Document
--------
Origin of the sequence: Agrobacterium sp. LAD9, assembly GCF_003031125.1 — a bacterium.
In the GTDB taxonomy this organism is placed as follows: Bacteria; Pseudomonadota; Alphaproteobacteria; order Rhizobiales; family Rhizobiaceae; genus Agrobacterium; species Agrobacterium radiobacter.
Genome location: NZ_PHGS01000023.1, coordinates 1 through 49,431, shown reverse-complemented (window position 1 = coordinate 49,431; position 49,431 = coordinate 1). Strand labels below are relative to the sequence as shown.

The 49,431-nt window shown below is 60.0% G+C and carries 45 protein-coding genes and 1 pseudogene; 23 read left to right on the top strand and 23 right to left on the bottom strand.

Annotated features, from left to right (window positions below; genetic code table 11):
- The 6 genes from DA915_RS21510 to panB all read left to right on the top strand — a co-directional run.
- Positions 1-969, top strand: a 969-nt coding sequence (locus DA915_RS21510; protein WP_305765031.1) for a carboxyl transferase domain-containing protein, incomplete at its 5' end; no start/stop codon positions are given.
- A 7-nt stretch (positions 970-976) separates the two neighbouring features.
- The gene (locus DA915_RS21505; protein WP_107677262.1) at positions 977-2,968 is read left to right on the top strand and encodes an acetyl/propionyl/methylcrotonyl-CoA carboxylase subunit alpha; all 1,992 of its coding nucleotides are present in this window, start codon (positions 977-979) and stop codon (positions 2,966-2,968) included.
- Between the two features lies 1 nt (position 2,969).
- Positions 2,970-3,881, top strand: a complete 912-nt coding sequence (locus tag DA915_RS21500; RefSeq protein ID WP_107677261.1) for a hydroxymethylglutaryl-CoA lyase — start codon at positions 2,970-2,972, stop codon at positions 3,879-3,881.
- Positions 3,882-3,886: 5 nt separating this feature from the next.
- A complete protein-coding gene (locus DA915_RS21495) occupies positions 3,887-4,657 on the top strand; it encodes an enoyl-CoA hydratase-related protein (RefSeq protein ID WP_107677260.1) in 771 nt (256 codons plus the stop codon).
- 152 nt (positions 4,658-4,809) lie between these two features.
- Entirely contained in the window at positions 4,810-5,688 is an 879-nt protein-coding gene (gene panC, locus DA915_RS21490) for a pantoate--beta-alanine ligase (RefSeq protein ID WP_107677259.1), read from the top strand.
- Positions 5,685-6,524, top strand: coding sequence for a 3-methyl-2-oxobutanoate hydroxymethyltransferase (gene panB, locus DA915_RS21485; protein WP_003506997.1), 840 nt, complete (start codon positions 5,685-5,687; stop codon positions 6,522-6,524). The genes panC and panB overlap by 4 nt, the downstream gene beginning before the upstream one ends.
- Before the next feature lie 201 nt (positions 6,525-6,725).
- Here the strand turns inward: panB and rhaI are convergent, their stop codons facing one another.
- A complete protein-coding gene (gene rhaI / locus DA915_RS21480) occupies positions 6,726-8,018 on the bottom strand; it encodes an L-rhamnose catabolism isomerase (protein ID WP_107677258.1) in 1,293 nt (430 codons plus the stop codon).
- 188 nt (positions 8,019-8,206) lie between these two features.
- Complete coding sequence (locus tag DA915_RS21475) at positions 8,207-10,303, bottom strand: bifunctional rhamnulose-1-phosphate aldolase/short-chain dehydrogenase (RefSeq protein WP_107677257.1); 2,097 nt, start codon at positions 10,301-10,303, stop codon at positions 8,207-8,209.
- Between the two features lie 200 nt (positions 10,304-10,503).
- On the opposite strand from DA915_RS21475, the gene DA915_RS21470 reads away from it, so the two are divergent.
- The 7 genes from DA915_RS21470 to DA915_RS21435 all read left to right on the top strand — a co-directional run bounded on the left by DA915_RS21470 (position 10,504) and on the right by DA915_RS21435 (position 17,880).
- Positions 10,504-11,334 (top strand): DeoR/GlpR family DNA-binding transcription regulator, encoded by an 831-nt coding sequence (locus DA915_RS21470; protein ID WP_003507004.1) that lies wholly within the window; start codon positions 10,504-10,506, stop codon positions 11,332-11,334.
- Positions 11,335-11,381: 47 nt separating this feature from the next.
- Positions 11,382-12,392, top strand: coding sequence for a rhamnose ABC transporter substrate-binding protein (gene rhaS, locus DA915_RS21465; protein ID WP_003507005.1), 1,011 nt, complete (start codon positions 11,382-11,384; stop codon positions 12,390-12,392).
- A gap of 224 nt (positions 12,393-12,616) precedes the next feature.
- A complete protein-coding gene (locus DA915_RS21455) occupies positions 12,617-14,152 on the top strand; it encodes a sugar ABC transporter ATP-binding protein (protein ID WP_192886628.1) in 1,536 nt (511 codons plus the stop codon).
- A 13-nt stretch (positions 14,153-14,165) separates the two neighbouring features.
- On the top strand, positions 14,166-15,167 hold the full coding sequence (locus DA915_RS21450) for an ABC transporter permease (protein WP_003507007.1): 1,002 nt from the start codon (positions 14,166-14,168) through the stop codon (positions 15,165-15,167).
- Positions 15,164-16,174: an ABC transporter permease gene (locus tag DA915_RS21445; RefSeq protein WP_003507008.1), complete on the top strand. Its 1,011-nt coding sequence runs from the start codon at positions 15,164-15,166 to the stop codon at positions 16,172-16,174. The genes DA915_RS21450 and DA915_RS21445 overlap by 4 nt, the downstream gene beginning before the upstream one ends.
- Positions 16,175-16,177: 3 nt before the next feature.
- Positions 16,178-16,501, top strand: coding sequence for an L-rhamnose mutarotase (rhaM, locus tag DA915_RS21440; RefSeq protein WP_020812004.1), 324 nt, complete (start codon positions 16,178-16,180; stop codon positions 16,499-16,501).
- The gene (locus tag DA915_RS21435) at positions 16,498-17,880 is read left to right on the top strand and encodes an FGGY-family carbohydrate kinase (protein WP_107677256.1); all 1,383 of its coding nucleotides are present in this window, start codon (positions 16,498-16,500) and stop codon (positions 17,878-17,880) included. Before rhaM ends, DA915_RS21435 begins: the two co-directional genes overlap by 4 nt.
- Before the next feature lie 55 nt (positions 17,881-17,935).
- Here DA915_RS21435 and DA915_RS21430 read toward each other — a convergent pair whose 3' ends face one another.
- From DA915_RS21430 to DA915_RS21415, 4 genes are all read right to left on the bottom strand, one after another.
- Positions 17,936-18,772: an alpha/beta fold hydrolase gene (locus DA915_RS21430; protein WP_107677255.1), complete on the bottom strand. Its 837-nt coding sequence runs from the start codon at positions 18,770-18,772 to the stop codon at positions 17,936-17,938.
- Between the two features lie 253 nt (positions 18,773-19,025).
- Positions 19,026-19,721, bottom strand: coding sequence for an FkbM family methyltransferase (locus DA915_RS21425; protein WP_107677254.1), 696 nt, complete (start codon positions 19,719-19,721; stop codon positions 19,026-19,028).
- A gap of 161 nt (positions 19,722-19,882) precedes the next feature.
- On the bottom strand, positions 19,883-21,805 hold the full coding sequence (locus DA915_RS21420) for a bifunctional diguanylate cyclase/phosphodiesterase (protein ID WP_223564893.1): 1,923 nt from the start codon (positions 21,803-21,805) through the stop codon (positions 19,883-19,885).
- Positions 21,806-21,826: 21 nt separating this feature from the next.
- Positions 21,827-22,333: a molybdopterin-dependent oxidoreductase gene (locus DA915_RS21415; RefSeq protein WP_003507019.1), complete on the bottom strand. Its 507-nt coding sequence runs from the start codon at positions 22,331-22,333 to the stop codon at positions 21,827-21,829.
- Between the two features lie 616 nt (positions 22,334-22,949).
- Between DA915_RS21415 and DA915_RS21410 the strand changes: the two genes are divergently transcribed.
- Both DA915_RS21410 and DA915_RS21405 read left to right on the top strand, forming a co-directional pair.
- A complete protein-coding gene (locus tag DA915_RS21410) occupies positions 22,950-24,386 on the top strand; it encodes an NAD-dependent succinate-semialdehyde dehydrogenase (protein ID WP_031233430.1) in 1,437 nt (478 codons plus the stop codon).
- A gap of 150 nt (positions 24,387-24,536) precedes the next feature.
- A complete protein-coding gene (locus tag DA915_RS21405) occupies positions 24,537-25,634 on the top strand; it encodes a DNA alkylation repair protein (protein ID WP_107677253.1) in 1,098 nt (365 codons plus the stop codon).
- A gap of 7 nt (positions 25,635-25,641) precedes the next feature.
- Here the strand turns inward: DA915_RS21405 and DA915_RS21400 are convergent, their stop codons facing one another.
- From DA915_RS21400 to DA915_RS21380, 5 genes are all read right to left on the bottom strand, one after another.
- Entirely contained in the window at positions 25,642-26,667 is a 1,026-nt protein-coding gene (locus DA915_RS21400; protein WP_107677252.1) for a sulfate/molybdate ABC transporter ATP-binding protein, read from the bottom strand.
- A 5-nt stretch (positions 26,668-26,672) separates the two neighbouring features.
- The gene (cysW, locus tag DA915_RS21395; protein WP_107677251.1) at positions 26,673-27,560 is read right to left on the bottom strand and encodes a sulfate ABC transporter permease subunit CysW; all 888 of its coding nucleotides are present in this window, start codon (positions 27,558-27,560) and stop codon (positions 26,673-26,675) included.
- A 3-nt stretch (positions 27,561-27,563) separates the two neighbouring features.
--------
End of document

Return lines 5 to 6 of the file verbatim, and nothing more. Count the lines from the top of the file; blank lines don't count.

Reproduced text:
Annotated features, from left to right (window positions below; genetic code table 11):
- The 6 genes from DA915_RS21510 to panB all read left to right on the top strand — a co-directional run.